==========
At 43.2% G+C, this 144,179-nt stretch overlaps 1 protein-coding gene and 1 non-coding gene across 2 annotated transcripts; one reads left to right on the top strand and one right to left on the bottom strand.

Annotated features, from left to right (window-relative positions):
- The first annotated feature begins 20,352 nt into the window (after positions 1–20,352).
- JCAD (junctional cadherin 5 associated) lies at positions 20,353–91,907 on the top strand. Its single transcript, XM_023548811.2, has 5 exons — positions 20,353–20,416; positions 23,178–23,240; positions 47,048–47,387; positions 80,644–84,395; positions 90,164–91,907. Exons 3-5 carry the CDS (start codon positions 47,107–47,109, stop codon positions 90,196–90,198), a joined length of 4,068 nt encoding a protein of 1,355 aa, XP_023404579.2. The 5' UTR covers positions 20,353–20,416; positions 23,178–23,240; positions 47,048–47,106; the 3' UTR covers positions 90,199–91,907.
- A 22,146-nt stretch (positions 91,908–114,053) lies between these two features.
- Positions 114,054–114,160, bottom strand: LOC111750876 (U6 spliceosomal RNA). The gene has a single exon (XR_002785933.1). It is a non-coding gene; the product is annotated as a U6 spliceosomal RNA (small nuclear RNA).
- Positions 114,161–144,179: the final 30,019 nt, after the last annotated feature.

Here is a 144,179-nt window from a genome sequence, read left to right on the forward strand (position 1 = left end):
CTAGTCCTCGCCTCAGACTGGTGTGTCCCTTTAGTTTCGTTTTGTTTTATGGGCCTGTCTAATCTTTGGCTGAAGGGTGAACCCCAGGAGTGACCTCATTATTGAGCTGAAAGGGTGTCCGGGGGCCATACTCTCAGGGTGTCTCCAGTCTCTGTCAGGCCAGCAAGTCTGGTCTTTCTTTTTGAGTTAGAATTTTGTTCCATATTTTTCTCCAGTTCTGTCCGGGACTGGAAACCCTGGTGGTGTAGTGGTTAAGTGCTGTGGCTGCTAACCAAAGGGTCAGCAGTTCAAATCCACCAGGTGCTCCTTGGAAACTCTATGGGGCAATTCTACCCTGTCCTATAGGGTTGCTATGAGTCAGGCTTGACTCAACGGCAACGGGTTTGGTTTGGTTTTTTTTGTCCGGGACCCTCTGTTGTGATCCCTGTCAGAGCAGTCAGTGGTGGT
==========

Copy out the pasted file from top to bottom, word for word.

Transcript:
At 43.2% G+C, this 144,179-nt stretch overlaps 1 protein-coding gene and 1 non-coding gene across 2 annotated transcripts; one reads left to right on the top strand and one right to left on the bottom strand.

Annotated features, from left to right (window-relative positions):
- The first annotated feature begins 20,352 nt into the window (after positions 1–20,352).
- JCAD (junctional cadherin 5 associated) lies at positions 20,353–91,907 on the top strand. Its single transcript, XM_023548811.2, has 5 exons — positions 20,353–20,416; positions 23,178–23,240; positions 47,048–47,387; positions 80,644–84,395; positions 90,164–91,907. Exons 3-5 carry the CDS (start codon positions 47,107–47,109, stop codon positions 90,196–90,198), a joined length of 4,068 nt encoding a protein of 1,355 aa, XP_023404579.2. The 5' UTR covers positions 20,353–20,416; positions 23,178–23,240; positions 47,048–47,106; the 3' UTR covers positions 90,199–91,907.
- A 22,146-nt stretch (positions 91,908–114,053) lies between these two features.
- Positions 114,054–114,160, bottom strand: LOC111750876 (U6 spliceosomal RNA). The gene has a single exon (XR_002785933.1). It is a non-coding gene; the product is annotated as a U6 spliceosomal RNA (small nuclear RNA).
- Positions 114,161–144,179: the final 30,019 nt, after the last annotated feature.

Here is a 144,179-nt window from a genome sequence, read left to right on the forward strand (position 1 = left end):
CTAGTCCTCGCCTCAGACTGGTGTGTCCCTTTAGTTTCGTTTTGTTTTATGGGCCTGTCTAATCTTTGGCTGAAGGGTGAACCCCAGGAGTGACCTCATTATTGAGCTGAAAGGGTGTCCGGGGGCCATACTCTCAGGGTGTCTCCAGTCTCTGTCAGGCCAGCAAGTCTGGTCTTTCTTTTTGAGTTAGAATTTTGTTCCATATTTTTCTCCAGTTCTGTCCGGGACTGGAAACCCTGGTGGTGTAGTGGTTAAGTGCTGTGGCTGCTAACCAAAGGGTCAGCAGTTCAAATCCACCAGGTGCTCCTTGGAAACTCTATGGGGCAATTCTACCCTGTCCTATAGGGTTGCTATGAGTCAGGCTTGACTCAACGGCAACGGGTTTGGTTTGGTTTTTTTTGTCCGGGACCCTCTGTTGTGATCCCTGTCAGAGCAGTCAGTGGTGGT